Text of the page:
In an ecosystem, the waste product of one species or element becomes the input of another. Bears poop in the woods. Micro-organisms break down the poop and they release waste products which plants take in. Those plants may produce fruit and the bears eat the fruit. The bears then poop and the cycle repeats. This example shows the way in which nutrient cycles work in ecosystems, re-using and re-cycling all components and over time building quality soils and very efficient ways of transforming current solar energy into biological energy.

Sustainability requires, among other things, that we stop polluting our environment with things which cannot readily be re-used in the biological context. For this reason it is very important to develop closed material lifecycles. Our current factory-to-landfill must eventually be replaced with a closed cycle where very little if anything ends up in land fills because everything is re-used in some context or another. Doing this requires in essence having the output or waste of one system becoming the input of another. Recycling is one way this can happen (re-use is another), but either way waste must be re-purposed as an asset. An example might be privatizing sewage treatment, not as a waste disposal service, but as a series of cooking gas and fertilizer factories. Waste products which cannot be recycled can be re-used in unexpected ways, such as building things out of "urbanite."

The shift in thinking from a factory to landfill pipeline to a series of interconnected and infinitely continuous series of material lifecycles (akin to the water cycle, or to nutrient cycles in ecosystems), is absolutely necessary to achieving sustainability, and permaculture teaches this quite a bit. This is a reason why I am such of a fan of urban permaculture. While the idea of feeding a family of 4 on a city lot is probably unrealistic, the lessons learned about sustainability and the increase in free time from doing so (instead of high maintenance flower gardens!) is well worth it. Most of my "flower gardens" also produce fruits and veggies, they look nice, and they require very, very little maintenance.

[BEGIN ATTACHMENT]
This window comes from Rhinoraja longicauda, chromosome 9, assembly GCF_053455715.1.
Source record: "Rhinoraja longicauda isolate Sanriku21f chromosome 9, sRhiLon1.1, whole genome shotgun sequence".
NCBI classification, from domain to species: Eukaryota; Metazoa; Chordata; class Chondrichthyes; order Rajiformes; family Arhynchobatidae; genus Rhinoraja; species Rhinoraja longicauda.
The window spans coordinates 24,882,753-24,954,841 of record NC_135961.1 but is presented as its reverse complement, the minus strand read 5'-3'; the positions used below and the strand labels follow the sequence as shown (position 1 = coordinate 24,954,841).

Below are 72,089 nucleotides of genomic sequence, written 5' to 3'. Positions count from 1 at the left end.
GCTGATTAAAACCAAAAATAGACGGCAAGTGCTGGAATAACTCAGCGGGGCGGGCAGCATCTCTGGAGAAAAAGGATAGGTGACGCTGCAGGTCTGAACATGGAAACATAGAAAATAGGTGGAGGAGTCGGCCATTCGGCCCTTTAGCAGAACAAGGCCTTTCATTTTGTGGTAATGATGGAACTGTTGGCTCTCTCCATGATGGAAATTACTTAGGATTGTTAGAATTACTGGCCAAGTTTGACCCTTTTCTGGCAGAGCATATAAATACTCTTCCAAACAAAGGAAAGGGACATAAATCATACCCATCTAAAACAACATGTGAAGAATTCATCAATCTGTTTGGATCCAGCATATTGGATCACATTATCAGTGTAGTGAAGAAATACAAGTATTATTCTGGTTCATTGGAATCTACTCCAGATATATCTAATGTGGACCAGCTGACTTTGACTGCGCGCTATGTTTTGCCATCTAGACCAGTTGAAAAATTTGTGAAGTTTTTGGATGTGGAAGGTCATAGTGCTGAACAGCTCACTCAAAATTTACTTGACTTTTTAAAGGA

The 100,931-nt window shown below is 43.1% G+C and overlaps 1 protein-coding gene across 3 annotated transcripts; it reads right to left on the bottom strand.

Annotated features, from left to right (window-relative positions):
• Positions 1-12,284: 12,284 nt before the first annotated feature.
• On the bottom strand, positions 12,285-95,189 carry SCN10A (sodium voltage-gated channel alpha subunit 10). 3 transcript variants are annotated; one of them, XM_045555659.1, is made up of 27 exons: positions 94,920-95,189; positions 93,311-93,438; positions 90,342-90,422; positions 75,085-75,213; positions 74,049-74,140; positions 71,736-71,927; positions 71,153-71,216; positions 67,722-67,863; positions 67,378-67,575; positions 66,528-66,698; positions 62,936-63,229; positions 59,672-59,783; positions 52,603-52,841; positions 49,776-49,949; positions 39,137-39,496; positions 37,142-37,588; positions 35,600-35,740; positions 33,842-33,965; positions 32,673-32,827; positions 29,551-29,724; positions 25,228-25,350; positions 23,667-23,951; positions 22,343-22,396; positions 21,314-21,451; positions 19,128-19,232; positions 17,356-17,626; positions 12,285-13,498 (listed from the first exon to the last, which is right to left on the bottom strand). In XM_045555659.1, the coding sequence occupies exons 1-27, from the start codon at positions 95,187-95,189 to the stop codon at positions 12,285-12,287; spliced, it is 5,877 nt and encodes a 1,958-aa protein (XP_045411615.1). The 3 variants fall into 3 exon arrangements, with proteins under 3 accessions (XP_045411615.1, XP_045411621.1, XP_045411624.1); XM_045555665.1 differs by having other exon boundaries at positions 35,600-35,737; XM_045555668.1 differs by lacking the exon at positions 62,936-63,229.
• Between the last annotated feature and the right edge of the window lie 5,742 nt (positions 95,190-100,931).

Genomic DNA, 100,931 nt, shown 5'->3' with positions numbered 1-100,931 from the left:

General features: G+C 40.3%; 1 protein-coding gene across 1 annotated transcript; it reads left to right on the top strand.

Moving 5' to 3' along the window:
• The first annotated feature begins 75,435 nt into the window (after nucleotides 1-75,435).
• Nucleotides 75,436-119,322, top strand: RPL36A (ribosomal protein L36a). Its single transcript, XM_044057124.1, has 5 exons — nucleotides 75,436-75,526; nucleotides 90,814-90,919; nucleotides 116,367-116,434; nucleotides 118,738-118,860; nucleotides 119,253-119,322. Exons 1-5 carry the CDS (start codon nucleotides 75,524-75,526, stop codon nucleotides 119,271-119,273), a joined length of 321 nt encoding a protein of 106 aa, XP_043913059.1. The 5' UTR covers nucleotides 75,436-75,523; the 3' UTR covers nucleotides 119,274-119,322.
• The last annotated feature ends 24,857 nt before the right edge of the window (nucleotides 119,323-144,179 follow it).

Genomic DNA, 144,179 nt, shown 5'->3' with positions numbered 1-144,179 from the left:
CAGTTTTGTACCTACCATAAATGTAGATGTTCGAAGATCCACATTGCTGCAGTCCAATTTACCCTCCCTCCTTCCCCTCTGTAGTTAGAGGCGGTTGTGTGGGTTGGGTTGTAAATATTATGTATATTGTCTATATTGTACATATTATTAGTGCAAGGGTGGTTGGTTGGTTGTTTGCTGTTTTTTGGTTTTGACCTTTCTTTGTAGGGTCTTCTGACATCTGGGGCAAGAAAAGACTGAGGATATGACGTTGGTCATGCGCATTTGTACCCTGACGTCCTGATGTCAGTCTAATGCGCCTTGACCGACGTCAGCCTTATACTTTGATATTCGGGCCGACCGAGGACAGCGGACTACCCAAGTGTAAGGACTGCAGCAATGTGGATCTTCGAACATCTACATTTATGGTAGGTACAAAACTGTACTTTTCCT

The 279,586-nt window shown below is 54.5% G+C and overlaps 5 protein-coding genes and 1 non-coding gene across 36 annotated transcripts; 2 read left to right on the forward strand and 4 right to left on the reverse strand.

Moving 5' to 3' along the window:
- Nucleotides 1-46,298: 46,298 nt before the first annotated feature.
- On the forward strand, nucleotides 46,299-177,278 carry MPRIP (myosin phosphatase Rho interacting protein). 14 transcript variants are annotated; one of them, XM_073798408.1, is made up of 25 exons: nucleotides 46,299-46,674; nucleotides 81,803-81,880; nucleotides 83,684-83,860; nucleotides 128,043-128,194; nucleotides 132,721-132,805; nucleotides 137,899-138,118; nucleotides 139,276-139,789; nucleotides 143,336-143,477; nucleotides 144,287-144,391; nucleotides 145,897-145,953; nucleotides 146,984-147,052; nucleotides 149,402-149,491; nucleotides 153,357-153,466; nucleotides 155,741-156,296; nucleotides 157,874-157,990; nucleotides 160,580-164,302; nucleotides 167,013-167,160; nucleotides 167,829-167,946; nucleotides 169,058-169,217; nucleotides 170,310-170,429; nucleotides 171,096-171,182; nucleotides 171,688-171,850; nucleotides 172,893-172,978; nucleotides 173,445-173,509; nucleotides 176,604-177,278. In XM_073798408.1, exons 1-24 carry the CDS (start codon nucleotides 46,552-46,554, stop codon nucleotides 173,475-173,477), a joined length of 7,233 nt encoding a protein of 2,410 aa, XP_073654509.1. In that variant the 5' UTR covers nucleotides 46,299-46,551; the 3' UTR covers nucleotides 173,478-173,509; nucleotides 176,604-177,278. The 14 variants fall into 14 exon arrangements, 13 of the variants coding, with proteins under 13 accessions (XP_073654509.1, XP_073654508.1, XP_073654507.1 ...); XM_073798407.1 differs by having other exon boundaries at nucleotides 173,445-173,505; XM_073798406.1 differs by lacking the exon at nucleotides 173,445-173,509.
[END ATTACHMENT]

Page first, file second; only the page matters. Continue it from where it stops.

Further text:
Sustainable Communities

The emphasis on the output of one component being the input of another has the potential at least to build close-knit, sustainable communities through garden exchanges, and also things like thinking about what one can re-use things that would otherwise be discarded. Urbanite as a building material for small projects (say outdoor pizza ovens) comes to mind but the possibilities here are really endless. The more we think about what we can do with waste, the less of it ends up being discarded in unsustainable ways and the closer we become as communities as we utilize the waste products of neighbors and vice versa,

Sustainability Challenges

The big one actually is manpower (and this is an issue for most green energy too btw but for very different reasons), and the second is education. Building permacultures requires years of practice and/or significant training. It also turns food production into an intellectually challenging activity. However it is also less physically challenging than conventional agriculture in many cases, and so there are possibilities of closing loops here. The problem with manpower though is not so easily overlooked. With modern fossil-fuel-based agriculture it is not hard for an individual to successfully farm vast tracts of land, possibly in the hundreds of acres, with only seasonal help. Permaculture requires more people to be working in food production. It also requires that people make more careful choices regarding foods to consume (grains are less sustainable than chestnuts for example, and wheat is less sustainable than rice). More people in "farming" full-time means fewer people engineering green energy solutions and the like. Competition for manpower is thus a significant concern as I see it.

TL;DR - Short version

I see permaculture as pretty close to a necessity for achieving sustainability both due to its direct effects and also its indirect effects. I also see permaculture ultimately as the best current training ground for the sorts of patterns we must develop in order to achieve sustainability generally.